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and then the koalas just slowly diminish. i believe most of australia's koalas are functionally extinct, and so that to me means a koala living in any of those landscapes might have a joey, that baby might have a joey too, but then that'll be it. so the only thing that we have to do now is stop cutting down trees, and the only thing that will do that is stronger and better legislation, and we want a koala protection act, a bit like the bald eagle act for the united states. goodness me, the whole world loves koalas. why wouldn't you just do this? i have actually written to the new environment minister and i've said to her that i don't envy her herjob now, because our country has basically spoken to our politicians and said we care about climate change, we don't want any more fires, we don't want any more floods. we've all been through hell in the last few years, and so has the koala. so it's time for our political masters to really get on with it.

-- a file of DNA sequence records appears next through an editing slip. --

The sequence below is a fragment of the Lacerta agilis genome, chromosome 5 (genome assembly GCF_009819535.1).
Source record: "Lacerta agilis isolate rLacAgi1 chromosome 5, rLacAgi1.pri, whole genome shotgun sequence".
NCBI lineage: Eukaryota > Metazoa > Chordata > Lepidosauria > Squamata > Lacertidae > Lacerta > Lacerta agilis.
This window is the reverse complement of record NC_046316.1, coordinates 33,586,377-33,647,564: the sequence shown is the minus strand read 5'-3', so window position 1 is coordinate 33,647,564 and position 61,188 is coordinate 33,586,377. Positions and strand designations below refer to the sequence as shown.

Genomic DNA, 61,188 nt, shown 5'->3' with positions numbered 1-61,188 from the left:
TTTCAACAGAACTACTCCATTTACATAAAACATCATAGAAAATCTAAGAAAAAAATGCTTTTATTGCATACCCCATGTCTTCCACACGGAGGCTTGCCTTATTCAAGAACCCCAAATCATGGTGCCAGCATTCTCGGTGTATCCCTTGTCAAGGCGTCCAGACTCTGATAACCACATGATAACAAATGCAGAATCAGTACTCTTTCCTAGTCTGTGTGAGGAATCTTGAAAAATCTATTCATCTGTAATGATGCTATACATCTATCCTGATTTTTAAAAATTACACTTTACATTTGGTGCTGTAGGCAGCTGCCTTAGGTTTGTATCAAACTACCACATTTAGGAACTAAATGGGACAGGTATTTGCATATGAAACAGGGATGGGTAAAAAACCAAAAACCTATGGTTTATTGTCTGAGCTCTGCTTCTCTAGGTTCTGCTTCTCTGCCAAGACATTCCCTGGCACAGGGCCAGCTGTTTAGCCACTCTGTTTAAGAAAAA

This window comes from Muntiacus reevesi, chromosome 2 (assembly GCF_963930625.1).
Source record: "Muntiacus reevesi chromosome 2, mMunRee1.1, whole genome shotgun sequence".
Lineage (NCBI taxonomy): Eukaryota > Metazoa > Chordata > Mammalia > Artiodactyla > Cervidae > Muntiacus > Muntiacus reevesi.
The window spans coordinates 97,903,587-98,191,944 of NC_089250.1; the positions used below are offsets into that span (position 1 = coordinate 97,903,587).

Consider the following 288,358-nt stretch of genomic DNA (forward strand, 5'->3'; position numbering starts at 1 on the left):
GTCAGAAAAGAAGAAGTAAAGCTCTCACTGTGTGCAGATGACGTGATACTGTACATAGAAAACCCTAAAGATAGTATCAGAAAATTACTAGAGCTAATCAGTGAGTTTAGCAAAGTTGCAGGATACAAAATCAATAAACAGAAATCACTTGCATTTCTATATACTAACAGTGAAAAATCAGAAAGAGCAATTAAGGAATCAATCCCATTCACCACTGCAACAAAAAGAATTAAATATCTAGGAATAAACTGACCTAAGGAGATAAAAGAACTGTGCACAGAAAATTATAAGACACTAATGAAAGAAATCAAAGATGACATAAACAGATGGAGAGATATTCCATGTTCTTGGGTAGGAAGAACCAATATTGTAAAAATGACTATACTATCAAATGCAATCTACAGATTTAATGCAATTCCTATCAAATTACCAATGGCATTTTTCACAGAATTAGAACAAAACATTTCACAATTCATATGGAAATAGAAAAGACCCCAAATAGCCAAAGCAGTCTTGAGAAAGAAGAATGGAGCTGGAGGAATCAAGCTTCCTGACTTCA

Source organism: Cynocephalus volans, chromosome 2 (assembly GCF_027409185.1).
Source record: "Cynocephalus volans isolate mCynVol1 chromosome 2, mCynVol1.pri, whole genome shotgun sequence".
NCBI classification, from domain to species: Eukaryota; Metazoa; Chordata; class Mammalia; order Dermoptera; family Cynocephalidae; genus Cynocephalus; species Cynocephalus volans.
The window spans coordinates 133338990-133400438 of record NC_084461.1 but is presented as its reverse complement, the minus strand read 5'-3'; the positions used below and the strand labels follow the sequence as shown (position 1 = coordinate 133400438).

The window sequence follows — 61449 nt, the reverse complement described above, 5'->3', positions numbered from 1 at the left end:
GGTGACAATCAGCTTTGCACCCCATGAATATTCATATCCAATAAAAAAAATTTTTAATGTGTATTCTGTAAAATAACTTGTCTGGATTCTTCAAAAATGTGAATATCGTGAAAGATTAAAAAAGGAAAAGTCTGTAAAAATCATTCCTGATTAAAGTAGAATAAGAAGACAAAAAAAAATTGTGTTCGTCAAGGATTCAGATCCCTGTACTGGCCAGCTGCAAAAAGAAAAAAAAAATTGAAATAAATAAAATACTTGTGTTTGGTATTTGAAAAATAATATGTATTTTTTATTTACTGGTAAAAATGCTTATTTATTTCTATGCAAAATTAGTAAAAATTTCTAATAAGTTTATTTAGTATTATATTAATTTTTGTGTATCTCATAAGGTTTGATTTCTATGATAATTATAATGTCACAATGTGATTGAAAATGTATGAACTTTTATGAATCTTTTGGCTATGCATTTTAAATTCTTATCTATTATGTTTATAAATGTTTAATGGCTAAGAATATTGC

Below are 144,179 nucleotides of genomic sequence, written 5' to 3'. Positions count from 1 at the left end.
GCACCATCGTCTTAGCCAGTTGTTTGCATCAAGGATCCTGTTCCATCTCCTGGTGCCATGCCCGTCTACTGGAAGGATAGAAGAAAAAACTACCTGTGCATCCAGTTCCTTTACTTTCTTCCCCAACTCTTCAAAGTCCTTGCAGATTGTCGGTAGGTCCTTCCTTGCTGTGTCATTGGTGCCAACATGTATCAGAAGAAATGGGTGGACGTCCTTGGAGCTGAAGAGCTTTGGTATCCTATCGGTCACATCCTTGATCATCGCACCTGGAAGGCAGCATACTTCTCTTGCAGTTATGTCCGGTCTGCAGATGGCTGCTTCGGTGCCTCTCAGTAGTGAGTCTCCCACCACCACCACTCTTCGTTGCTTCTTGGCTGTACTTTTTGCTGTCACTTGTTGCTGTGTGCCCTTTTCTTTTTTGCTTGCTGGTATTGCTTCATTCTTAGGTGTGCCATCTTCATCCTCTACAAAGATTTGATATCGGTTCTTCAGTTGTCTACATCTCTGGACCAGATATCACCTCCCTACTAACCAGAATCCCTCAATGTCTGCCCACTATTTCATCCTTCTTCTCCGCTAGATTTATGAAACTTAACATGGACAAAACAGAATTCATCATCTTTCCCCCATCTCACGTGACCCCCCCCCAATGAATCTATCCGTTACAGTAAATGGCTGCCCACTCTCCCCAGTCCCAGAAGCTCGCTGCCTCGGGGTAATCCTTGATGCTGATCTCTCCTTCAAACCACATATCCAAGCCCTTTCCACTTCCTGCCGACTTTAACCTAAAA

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and what do politicians say to you when you get in touch with them about this koala protection act? well, this environment minister is my 15th, so i've been writing a lot of letters for a long time. and i'm actually saying to her it's time you sat down with an organisation like ours, because i've been in thisjob now for 33 years and i know who's who in the zoo, really, about what to be done. we've just got to protect those trees, and you would think that would be simple. but industry now, i think, is on notice across the world that you cannot keep doing what you've been doing. you've had carte blanche for too long. and i was reflecting yesterday — goodness, we've done a lot of damage since the �*50s, because we have big machinery and we can blow things up and whatever. i've been to places where there are koalas, coalmines and farmers working in harmony, because you can go underground. so now, open—cut coalmines are just disastrous for koalas. so industry leaders,